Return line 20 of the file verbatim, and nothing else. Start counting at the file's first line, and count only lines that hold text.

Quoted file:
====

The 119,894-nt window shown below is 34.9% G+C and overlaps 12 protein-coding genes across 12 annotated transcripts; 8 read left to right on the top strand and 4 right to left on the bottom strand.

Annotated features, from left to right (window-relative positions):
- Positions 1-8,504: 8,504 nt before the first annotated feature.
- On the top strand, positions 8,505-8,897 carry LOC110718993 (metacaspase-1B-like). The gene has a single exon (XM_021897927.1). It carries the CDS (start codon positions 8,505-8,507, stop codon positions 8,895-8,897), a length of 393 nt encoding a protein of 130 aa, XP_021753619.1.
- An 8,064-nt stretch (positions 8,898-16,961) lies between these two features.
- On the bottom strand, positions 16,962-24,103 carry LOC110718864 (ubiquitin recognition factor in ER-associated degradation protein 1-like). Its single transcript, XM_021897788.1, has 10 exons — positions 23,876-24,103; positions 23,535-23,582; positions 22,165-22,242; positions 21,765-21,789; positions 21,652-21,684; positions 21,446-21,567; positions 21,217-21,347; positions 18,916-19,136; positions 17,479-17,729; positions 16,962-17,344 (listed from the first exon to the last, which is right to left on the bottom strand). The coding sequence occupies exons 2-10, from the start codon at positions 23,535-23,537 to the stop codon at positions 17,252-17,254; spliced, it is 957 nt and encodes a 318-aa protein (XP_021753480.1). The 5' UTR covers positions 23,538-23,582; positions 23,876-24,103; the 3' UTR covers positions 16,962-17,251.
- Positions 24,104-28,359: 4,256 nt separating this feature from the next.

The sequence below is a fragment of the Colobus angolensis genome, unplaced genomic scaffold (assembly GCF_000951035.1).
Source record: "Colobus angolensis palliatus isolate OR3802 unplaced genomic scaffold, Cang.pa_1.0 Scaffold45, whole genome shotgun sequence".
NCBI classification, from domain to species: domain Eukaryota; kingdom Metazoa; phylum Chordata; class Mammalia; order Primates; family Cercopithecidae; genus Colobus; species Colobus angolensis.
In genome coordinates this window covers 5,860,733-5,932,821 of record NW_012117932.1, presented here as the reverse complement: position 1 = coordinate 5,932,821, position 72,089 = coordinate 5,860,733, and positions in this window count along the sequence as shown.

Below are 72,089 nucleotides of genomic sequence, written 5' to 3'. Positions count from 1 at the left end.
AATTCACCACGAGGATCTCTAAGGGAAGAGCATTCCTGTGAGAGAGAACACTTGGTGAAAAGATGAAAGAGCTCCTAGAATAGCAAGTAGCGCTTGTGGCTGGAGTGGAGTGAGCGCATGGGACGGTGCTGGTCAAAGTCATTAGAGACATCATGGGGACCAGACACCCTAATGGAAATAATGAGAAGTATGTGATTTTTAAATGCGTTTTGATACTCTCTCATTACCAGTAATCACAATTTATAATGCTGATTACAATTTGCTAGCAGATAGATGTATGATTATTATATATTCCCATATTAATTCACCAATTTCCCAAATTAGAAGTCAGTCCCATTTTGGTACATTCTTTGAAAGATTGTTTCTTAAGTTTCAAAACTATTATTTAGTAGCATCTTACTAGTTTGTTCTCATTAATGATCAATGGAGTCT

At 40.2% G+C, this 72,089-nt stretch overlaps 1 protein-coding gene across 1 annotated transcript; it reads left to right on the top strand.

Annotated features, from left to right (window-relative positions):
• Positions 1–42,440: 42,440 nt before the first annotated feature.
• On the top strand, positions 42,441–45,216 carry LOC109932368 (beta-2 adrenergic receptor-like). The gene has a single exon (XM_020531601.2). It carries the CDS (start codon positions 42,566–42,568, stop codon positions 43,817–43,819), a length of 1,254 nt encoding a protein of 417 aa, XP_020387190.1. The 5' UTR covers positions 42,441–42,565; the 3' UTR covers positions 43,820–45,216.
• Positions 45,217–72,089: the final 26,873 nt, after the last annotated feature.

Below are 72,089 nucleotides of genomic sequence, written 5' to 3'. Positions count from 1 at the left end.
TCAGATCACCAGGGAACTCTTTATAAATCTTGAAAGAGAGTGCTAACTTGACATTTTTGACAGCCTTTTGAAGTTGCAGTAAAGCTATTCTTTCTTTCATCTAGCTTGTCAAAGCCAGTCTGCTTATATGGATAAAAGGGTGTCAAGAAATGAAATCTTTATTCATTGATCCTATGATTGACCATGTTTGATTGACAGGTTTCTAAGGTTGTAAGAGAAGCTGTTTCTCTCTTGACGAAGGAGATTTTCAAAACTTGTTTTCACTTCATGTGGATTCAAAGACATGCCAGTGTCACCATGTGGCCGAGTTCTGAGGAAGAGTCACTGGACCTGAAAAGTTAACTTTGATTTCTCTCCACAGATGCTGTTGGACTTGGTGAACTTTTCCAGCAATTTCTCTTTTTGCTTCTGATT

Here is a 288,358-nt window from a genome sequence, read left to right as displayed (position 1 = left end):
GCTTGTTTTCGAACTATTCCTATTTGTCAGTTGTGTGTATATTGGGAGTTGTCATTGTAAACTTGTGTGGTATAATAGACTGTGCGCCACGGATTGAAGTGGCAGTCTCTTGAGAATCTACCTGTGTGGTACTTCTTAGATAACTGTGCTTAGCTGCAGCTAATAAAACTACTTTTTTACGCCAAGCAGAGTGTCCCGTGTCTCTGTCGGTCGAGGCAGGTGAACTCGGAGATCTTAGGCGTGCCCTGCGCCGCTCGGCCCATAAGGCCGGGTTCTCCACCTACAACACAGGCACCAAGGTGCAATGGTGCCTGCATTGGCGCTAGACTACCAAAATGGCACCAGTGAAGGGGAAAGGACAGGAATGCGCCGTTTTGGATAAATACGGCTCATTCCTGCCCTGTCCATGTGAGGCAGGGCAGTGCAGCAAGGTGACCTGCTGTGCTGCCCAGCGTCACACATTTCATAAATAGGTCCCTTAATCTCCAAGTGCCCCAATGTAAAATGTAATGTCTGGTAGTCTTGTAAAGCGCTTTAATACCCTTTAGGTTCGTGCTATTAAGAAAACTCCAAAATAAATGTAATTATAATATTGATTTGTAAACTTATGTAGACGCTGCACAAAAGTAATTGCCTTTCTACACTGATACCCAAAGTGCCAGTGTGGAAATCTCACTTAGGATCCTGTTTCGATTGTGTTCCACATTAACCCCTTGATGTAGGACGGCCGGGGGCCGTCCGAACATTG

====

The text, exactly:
TCAGATCACCAGGGAACTCTTTATAAATCTTGAAAGAGAGTGCTAACTTGACATTTTTGACAGCCTTTTGAAGTTGCAGTAAAGCTATTCTTTCTTTCATCTAGCTTGTCAAAGCCAGTCTGCTTATATGGATAAAAGGGTGTCAAGAAATGAAATCTTTATTCATTGATCCTATGATTGACCATGTTTGATTGACAGGTTTCTAAGGTTGTAAGAGAAGCTGTTTCTCTCTTGACGAAGGAGATTTTCAAAACTTGTTTTCACTTCATGTGGATTCAAAGACATGCCAGTGTCACCATGTGGCCGAGTTCTGAGGAAGAGTCACTGGACCTGAAAAGTTAACTTTGATTTCTCTCCACAGATGCTGTTGGACTTGGTGAACTTTTCCAGCAATTTCTCTTTTTGCTTCTGATT